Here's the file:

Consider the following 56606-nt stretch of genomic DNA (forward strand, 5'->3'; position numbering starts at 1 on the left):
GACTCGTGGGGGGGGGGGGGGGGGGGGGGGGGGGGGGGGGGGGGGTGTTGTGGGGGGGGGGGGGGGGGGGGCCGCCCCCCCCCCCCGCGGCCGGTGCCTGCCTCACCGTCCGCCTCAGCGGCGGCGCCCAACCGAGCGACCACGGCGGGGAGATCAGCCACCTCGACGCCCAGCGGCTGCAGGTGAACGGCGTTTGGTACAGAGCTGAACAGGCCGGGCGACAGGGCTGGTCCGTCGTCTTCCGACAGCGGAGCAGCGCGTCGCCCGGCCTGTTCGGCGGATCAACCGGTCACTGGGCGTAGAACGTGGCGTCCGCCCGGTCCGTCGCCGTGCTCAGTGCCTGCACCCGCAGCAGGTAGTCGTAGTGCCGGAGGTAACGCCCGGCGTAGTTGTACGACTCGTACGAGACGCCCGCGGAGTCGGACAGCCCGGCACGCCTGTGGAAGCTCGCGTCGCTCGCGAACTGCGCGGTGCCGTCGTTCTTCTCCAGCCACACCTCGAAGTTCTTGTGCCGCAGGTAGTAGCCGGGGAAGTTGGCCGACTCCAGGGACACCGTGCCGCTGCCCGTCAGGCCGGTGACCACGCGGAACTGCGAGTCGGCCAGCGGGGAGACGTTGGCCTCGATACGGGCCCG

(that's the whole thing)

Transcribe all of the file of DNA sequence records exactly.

Consider the following 56606-nt stretch of genomic DNA (forward strand, 5'->3'; position numbering starts at 1 on the left):
GACTCGTGGGGGGGGGGGGGGGGGGGGGGGGGGGGGGGGGGGGGGTGTTGTGGGGGGGGGGGGGGGGGGGGCCGCCCCCCCCCCCCGCGGCCGGTGCCTGCCTCACCGTCCGCCTCAGCGGCGGCGCCCAACCGAGCGACCACGGCGGGGAGATCAGCCACCTCGACGCCCAGCGGCTGCAGGTGAACGGCGTTTGGTACAGAGCTGAACAGGCCGGGCGACAGGGCTGGTCCGTCGTCTTCCGACAGCGGAGCAGCGCGTCGCCCGGCCTGTTCGGCGGATCAACCGGTCACTGGGCGTAGAACGTGGCGTCCGCCCGGTCCGTCGCCGTGCTCAGTGCCTGCACCCGCAGCAGGTAGTCGTAGTGCCGGAGGTAACGCCCGGCGTAGTTGTACGACTCGTACGAGACGCCCGCGGAGTCGGACAGCCCGGCACGCCTGTGGAAGCTCGCGTCGCTCGCGAACTGCGCGGTGCCGTCGTTCTTCTCCAGCCACACCTCGAAGTTCTTGTGCCGCAGGTAGTAGCCGGGGAAGTTGGCCGACTCCAGGGACACCGTGCCGCTGCCCGTCAGGCCGGTGACCACGCGGAACTGCGAGTCGGCCAGCGGGGAGACGTTGGCCTCGATACGGGCCCG